Social Media for Political Campaigning. The Use of Twitter by Spanish Mayors in 2011 Local Elections

  • J. Ignacio CriadoEmail author
  • Guadalupe Martínez-Fuentes
  • Aitor Silván
Part of the Public Administration and Information Technology book series (PAIT, volume 1)


This chapter inquires into the role of social media in electoral campaigning. Although parties and leaders agree on its importance and are very interested in promoting their presence and activity on the Internet by using tools like Twitter, it is still unclear whether or not they have coherent strategies to adopt the principles of the so–called Web 2.0. This chapter provides empirical data about the presence and behavior of local political leaders in the digital/virtual social networks during the May 2011 local election campaign in Spain. It aims to answer five research questions: (1) Which candidates to the mayoralty employed Twitter during their campaign? (2) To what extent did they use Twitter? (3) Did they manage to widen or deepen their network during the campaign? (4) Did they really use Twitter to boost their dialogue with the electors linked to this network? (5) Did the candidates’ gender, age, political party, municipality have an effect in this behavior? To address these questions, this paper presents and analyzes a database that includes all the incumbent mayors of Spanish cities with a population over 100,000 inhabitants. This will make it clearer if Spanish local leaders used the digital/virtual social media only for placing their campaign message or whether they are developing new and more open campaigns based on Web 2.0 principles.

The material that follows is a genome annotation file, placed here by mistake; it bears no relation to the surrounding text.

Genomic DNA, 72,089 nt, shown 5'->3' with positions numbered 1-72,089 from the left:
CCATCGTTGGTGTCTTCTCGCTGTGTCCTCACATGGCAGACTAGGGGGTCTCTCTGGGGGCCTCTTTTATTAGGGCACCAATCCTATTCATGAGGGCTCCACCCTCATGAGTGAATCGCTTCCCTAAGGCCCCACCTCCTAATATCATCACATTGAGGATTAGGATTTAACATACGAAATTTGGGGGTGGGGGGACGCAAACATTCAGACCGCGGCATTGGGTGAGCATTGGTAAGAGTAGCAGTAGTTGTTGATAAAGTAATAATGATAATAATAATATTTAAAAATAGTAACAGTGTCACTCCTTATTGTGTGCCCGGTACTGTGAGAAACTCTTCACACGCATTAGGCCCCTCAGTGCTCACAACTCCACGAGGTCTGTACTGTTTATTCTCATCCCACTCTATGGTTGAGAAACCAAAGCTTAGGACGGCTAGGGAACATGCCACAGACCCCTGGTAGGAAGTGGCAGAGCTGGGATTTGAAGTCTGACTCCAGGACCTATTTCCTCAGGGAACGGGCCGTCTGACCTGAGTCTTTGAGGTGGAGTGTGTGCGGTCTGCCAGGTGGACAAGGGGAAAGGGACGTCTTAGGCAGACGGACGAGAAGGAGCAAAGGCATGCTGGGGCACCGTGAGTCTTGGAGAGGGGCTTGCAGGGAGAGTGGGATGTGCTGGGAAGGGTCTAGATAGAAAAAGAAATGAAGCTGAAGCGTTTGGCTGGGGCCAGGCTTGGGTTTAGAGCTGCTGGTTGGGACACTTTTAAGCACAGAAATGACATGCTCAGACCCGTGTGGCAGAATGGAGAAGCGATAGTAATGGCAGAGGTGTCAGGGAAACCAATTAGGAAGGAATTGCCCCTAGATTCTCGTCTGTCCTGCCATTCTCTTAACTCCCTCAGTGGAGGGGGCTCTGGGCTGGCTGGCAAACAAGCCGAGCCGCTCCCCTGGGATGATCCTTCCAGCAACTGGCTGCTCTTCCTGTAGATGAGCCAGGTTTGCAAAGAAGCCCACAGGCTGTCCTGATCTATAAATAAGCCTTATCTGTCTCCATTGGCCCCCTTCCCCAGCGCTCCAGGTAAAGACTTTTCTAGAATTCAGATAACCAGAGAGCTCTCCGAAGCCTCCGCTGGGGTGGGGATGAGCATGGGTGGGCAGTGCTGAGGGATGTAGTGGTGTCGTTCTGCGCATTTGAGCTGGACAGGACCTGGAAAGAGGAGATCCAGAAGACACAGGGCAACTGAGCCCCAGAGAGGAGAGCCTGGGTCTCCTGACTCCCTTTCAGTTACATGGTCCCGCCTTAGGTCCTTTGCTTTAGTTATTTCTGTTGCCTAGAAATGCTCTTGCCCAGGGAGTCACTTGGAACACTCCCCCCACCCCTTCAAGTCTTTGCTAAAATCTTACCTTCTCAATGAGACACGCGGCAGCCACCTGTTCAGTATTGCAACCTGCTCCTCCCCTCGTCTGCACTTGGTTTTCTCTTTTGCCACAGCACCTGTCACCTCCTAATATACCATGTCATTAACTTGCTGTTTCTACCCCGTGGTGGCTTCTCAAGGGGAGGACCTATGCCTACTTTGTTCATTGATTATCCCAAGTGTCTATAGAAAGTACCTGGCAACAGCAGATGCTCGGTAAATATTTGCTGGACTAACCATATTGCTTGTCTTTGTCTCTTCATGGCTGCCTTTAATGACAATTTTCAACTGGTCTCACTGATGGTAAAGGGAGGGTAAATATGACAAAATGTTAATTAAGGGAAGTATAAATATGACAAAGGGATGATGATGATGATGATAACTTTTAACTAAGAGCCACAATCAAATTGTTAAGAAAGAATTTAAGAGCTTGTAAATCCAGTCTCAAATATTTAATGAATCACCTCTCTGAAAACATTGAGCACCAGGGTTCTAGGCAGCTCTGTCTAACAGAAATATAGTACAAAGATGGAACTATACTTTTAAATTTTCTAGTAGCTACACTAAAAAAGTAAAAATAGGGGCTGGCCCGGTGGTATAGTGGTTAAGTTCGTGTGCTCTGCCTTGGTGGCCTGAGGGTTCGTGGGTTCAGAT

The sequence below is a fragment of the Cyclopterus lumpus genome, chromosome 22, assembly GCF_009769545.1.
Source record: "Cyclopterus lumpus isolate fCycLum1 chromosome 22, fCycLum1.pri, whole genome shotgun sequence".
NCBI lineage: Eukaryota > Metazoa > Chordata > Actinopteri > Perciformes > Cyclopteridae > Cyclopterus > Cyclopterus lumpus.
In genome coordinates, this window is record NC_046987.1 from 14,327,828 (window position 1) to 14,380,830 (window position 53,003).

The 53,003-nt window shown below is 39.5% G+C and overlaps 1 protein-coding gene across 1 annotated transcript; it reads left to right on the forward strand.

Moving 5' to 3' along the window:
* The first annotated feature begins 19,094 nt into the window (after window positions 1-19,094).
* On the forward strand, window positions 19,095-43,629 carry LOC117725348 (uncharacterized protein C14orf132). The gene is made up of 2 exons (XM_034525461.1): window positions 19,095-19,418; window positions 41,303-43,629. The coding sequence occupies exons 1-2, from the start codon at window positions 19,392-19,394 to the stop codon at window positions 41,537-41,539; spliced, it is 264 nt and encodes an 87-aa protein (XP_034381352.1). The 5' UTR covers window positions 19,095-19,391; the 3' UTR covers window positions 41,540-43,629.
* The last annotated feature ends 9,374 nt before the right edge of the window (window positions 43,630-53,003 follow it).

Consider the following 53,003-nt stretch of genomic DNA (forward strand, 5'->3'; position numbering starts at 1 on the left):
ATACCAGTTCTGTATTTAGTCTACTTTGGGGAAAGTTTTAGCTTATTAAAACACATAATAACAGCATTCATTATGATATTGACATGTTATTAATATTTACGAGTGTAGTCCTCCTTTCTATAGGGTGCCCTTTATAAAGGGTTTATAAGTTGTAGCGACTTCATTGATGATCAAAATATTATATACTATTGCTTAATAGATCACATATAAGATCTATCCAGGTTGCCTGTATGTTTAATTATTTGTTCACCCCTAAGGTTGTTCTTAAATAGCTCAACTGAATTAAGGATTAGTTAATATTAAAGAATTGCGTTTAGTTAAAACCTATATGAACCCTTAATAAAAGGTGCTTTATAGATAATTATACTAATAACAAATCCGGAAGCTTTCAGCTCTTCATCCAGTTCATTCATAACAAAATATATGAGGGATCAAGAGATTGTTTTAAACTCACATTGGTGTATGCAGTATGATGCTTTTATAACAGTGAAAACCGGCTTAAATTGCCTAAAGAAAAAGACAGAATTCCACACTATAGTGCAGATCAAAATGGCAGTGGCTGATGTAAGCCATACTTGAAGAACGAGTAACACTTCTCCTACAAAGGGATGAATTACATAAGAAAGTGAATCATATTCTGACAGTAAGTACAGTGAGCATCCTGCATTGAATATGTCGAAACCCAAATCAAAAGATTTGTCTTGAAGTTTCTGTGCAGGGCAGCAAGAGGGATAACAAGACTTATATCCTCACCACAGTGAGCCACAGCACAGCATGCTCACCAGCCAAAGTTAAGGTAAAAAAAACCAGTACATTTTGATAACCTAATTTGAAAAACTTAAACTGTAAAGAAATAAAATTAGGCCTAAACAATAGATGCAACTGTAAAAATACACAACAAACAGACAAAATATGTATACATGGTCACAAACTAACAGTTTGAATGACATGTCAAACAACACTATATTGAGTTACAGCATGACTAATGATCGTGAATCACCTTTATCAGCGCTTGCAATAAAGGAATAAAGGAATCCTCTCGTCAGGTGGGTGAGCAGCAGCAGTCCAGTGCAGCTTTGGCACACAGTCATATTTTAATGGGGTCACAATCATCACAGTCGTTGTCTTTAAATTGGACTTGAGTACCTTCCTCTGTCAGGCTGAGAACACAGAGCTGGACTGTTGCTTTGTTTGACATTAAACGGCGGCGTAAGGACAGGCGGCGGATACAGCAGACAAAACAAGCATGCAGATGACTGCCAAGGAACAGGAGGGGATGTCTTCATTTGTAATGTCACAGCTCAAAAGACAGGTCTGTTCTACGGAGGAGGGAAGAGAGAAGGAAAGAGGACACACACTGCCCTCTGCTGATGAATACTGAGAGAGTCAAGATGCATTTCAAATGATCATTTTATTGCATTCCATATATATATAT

Social Network Political Communication Electoral Campaign Local Election Female Candidate 
These keywords were added by machine and not by the authors. This process is experimental and the keywords may be updated as the learning algorithm improves.


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Copyright information

© Springer Science+Business Media New York 2012

Authors and Affiliations

  • J. Ignacio Criado
    • 1
    Email author
  • Guadalupe Martínez-Fuentes
    • 2
  • Aitor Silván
    • 1
  1. 1.Department of Political Science and International RelationsUniversidad Autónoma de Madrid, Edificio de Ciencias Jurídicas, Políticas y EconómicasCantoblancoSpain
  2. 2.Department of Political Science and Public AdministrationUniversidad de Granada, Facultad de Ciencias Políticas y SociologíaGranadaSpain

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